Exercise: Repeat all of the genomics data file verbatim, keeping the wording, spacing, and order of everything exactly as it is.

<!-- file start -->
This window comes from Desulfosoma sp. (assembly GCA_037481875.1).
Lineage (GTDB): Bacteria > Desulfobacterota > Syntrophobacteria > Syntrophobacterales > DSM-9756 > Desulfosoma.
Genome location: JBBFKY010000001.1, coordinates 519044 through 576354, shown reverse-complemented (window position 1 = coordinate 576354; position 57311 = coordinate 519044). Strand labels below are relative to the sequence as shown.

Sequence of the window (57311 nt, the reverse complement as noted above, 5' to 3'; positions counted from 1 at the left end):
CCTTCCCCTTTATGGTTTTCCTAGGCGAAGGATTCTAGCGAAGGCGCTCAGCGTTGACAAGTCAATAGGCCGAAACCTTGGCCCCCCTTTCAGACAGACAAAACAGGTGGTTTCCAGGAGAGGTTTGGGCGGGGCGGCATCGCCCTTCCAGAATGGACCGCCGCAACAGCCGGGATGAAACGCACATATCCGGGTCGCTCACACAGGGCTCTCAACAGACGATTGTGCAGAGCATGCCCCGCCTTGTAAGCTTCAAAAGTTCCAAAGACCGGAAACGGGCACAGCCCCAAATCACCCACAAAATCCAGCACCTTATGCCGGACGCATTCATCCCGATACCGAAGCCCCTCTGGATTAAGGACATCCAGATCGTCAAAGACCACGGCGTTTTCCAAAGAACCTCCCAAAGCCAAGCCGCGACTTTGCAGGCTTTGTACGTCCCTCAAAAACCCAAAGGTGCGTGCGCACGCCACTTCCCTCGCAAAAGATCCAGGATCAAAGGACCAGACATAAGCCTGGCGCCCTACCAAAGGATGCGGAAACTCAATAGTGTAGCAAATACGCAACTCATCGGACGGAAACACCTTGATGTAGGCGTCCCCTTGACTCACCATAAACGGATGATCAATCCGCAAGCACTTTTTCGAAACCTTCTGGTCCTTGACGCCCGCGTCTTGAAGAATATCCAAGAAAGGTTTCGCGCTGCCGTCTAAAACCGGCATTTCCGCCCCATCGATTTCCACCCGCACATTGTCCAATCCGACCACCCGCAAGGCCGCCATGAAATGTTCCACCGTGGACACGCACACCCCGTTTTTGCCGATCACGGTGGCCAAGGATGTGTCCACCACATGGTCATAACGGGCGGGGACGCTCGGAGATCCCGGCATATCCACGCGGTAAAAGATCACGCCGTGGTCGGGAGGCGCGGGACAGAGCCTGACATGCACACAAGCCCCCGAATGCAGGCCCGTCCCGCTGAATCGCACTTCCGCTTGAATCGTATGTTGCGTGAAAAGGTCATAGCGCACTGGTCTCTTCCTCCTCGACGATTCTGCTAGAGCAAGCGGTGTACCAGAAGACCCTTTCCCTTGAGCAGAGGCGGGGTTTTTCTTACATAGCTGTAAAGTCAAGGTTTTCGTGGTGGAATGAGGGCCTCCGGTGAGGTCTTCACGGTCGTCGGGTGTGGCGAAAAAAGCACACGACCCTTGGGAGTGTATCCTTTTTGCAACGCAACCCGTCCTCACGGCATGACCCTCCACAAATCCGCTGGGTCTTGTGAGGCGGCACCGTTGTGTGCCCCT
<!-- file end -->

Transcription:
This window comes from Desulfosoma sp. (assembly GCA_037481875.1).
Lineage (GTDB): Bacteria > Desulfobacterota > Syntrophobacteria > Syntrophobacterales > DSM-9756 > Desulfosoma.
Genome location: JBBFKY010000001.1, coordinates 519044 through 576354, shown reverse-complemented (window position 1 = coordinate 576354; position 57311 = coordinate 519044). Strand labels below are relative to the sequence as shown.

Sequence of the window (57311 nt, the reverse complement as noted above, 5' to 3'; positions counted from 1 at the left end):
CCTTCCCCTTTATGGTTTTCCTAGGCGAAGGATTCTAGCGAAGGCGCTCAGCGTTGACAAGTCAATAGGCCGAAACCTTGGCCCCCCTTTCAGACAGACAAAACAGGTGGTTTCCAGGAGAGGTTTGGGCGGGGCGGCATCGCCCTTCCAGAATGGACCGCCGCAACAGCCGGGATGAAACGCACATATCCGGGTCGCTCACACAGGGCTCTCAACAGACGATTGTGCAGAGCATGCCCCGCCTTGTAAGCTTCAAAAGTTCCAAAGACCGGAAACGGGCACAGCCCCAAATCACCCACAAAATCCAGCACCTTATGCCGGACGCATTCATCCCGATACCGAAGCCCCTCTGGATTAAGGACATCCAGATCGTCAAAGACCACGGCGTTTTCCAAAGAACCTCCCAAAGCCAAGCCGCGACTTTGCAGGCTTTGTACGTCCCTCAAAAACCCAAAGGTGCGTGCGCACGCCACTTCCCTCGCAAAAGATCCAGGATCAAAGGACCAGACATAAGCCTGGCGCCCTACCAAAGGATGCGGAAACTCAATAGTGTAGCAAATACGCAACTCATCGGACGGAAACACCTTGATGTAGGCGTCCCCTTGACTCACCATAAACGGATGATCAATCCGCAAGCACTTTTTCGAAACCTTCTGGTCCTTGACGCCCGCGTCTTGAAGAATATCCAAGAAAGGTTTCGCGCTGCCGTCTAAAACCGGCATTTCCGCCCCATCGATTTCCACCCGCACATTGTCCAATCCGACCACCCGCAAGGCCGCCATGAAATGTTCCACCGTGGACACGCACACCCCGTTTTTGCCGATCACGGTGGCCAAGGATGTGTCCACCACATGGTCATAACGGGCGGGGACGCTCGGAGATCCCGGCATATCCACGCGGTAAAAGATCACGCCGTGGTCGGGAGGCGCGGGACAGAGCCTGACATGCACACAAGCCCCCGAATGCAGGCCCGTCCCGCTGAATCGCACTTCCGCTTGAATCGTATGTTGCGTGAAAAGGTCATAGCGCACTGGTCTCTTCCTCCTCGACGATTCTGCTAGAGCAAGCGGTGTACCAGAAGACCCTTTCCCTTGAGCAGAGGCGGGGTTTTTCTTACATAGCTGTAAAGTCAAGGTTTTCGTGGTGGAATGAGGGCCTCCGGTGAGGTCTTCACGGTCGTCGGGTGTGGCGAAAAAAGCACACGACCCTTGGGAGTGTATCCTTTTTGCAACGCAACCCGTCCTCACGGCATGACCCTCCACAAATCCGCTGGGTCTTGTGAGGCGGCACCGTTGTGTGCCCCT